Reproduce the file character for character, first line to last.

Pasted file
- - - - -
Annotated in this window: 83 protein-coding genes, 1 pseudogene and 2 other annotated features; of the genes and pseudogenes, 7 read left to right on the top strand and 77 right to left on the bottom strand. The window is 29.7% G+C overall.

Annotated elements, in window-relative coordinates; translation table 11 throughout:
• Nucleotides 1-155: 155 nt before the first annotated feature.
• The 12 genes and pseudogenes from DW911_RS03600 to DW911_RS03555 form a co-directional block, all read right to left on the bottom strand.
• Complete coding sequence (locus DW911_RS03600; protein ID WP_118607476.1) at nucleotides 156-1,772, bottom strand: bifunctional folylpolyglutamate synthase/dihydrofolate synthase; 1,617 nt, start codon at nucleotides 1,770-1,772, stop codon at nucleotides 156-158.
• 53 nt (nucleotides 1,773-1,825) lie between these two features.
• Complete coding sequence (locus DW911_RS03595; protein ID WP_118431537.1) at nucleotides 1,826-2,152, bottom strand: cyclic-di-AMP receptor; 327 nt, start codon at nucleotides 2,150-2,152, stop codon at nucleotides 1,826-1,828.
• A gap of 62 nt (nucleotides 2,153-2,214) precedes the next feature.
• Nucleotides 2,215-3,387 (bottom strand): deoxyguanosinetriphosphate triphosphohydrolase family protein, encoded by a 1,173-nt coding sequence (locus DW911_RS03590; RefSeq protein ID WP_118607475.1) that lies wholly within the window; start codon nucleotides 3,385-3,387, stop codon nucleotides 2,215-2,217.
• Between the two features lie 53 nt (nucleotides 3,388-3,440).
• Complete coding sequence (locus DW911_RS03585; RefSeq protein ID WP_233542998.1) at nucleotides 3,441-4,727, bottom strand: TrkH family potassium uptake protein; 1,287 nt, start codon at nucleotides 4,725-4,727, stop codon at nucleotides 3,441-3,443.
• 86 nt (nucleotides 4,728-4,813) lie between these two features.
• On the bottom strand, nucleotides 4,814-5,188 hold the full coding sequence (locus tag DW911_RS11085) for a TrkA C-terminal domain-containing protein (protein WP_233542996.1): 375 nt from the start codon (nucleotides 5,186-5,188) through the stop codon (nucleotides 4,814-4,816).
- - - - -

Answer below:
Annotated in this window: 83 protein-coding genes, 1 pseudogene and 2 other annotated features; of the genes and pseudogenes, 7 read left to right on the top strand and 77 right to left on the bottom strand. The window is 29.7% G+C overall.

Annotated elements, in window-relative coordinates; translation table 11 throughout:
• Nucleotides 1-155: 155 nt before the first annotated feature.
• The 12 genes and pseudogenes from DW911_RS03600 to DW911_RS03555 form a co-directional block, all read right to left on the bottom strand.
• Complete coding sequence (locus DW911_RS03600; protein ID WP_118607476.1) at nucleotides 156-1,772, bottom strand: bifunctional folylpolyglutamate synthase/dihydrofolate synthase; 1,617 nt, start codon at nucleotides 1,770-1,772, stop codon at nucleotides 156-158.
• 53 nt (nucleotides 1,773-1,825) lie between these two features.
• Complete coding sequence (locus DW911_RS03595; protein ID WP_118431537.1) at nucleotides 1,826-2,152, bottom strand: cyclic-di-AMP receptor; 327 nt, start codon at nucleotides 2,150-2,152, stop codon at nucleotides 1,826-1,828.
• A gap of 62 nt (nucleotides 2,153-2,214) precedes the next feature.
• Nucleotides 2,215-3,387 (bottom strand): deoxyguanosinetriphosphate triphosphohydrolase family protein, encoded by a 1,173-nt coding sequence (locus DW911_RS03590; RefSeq protein ID WP_118607475.1) that lies wholly within the window; start codon nucleotides 3,385-3,387, stop codon nucleotides 2,215-2,217.
• Between the two features lie 53 nt (nucleotides 3,388-3,440).
• Complete coding sequence (locus DW911_RS03585; RefSeq protein ID WP_233542998.1) at nucleotides 3,441-4,727, bottom strand: TrkH family potassium uptake protein; 1,287 nt, start codon at nucleotides 4,725-4,727, stop codon at nucleotides 3,441-3,443.
• 86 nt (nucleotides 4,728-4,813) lie between these two features.
• On the bottom strand, nucleotides 4,814-5,188 hold the full coding sequence (locus tag DW911_RS11085) for a TrkA C-terminal domain-containing protein (protein WP_233542996.1): 375 nt from the start codon (nucleotides 5,186-5,188) through the stop codon (nucleotides 4,814-4,816).